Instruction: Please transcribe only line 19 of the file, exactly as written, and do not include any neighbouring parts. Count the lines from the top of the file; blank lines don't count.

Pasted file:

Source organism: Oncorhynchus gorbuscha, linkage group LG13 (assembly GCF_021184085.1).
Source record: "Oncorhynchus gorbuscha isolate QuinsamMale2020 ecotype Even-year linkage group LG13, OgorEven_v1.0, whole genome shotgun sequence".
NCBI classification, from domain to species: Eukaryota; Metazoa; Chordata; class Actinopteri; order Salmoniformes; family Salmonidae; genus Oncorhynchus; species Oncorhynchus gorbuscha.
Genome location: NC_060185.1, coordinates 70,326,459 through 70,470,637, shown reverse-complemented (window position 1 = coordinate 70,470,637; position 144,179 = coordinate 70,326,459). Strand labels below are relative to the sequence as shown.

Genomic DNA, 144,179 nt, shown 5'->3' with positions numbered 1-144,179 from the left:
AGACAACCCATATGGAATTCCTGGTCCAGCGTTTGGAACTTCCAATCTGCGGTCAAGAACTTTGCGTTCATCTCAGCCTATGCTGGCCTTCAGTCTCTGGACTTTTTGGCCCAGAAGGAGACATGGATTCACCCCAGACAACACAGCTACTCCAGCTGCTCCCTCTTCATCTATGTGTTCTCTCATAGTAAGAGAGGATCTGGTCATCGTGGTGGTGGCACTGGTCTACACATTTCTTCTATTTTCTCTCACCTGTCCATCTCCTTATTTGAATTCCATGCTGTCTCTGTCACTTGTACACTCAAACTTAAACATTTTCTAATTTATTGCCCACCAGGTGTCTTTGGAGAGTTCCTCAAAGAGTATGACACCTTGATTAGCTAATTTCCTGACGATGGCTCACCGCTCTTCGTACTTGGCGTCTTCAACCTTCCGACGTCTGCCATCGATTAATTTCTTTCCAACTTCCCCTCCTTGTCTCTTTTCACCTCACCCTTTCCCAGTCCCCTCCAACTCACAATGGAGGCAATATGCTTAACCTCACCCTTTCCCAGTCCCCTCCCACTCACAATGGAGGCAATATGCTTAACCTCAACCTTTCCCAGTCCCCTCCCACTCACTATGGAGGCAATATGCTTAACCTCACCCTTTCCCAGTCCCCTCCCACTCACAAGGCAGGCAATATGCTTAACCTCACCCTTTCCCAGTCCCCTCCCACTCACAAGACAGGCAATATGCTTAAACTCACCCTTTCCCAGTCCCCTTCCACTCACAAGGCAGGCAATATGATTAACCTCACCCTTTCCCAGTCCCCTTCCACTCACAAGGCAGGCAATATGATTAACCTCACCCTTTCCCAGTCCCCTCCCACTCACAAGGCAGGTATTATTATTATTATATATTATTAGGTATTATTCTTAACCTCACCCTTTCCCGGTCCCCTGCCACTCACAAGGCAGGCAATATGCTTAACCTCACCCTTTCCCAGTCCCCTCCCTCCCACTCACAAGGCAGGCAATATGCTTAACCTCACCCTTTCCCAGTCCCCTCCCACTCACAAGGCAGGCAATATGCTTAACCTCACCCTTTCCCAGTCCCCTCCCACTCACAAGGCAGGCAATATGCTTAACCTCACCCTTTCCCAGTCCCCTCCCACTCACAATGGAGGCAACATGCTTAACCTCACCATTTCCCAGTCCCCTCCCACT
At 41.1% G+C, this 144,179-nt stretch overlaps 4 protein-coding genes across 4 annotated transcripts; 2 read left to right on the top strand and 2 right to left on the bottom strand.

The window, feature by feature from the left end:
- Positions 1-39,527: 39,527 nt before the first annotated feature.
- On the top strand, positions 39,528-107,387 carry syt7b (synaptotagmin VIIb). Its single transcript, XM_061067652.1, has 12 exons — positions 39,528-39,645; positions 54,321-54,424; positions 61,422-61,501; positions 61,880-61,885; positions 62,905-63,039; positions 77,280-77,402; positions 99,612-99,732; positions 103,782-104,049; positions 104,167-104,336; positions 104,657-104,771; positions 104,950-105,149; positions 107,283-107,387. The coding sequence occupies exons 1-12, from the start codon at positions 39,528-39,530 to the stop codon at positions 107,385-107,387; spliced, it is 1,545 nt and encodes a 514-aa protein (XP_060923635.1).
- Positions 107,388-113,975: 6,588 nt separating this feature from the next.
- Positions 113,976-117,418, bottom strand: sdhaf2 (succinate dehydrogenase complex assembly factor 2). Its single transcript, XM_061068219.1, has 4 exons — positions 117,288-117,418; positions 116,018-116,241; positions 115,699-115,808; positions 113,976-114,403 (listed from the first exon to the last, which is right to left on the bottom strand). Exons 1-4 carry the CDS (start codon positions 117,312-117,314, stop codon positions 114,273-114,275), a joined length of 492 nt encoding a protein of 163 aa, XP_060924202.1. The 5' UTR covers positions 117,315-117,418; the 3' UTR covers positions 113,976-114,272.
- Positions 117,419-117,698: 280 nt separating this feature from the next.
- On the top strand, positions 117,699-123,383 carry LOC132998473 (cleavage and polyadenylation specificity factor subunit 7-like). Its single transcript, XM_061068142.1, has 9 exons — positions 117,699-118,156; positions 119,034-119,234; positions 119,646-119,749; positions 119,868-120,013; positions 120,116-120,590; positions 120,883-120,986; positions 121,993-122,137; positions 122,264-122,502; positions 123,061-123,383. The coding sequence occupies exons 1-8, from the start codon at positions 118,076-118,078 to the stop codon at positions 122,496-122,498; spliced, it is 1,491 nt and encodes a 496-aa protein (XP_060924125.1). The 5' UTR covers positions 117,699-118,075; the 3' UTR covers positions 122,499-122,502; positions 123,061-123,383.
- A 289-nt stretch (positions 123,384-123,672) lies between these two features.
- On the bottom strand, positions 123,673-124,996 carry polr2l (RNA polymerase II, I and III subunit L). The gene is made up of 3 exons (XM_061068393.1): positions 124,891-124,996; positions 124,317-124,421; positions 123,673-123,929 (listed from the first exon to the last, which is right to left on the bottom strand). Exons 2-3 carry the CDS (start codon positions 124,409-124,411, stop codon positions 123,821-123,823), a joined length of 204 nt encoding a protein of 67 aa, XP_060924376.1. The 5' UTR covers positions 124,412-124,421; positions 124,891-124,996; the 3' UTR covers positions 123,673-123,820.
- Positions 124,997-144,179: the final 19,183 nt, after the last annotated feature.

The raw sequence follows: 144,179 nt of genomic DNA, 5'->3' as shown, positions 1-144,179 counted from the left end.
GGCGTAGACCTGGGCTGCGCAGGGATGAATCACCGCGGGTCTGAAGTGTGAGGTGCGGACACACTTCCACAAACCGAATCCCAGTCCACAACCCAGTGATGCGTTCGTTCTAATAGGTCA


GGCGTAGACCTGGGCTGCGCAGGGATGAATCACCGCGGGTCTGAAGTGTGAGGTGCGGACACACTTCCACAAACCGAATCCCAGTCCACAACCCAGTGATGCGTTCGTTCTAATAGGTCA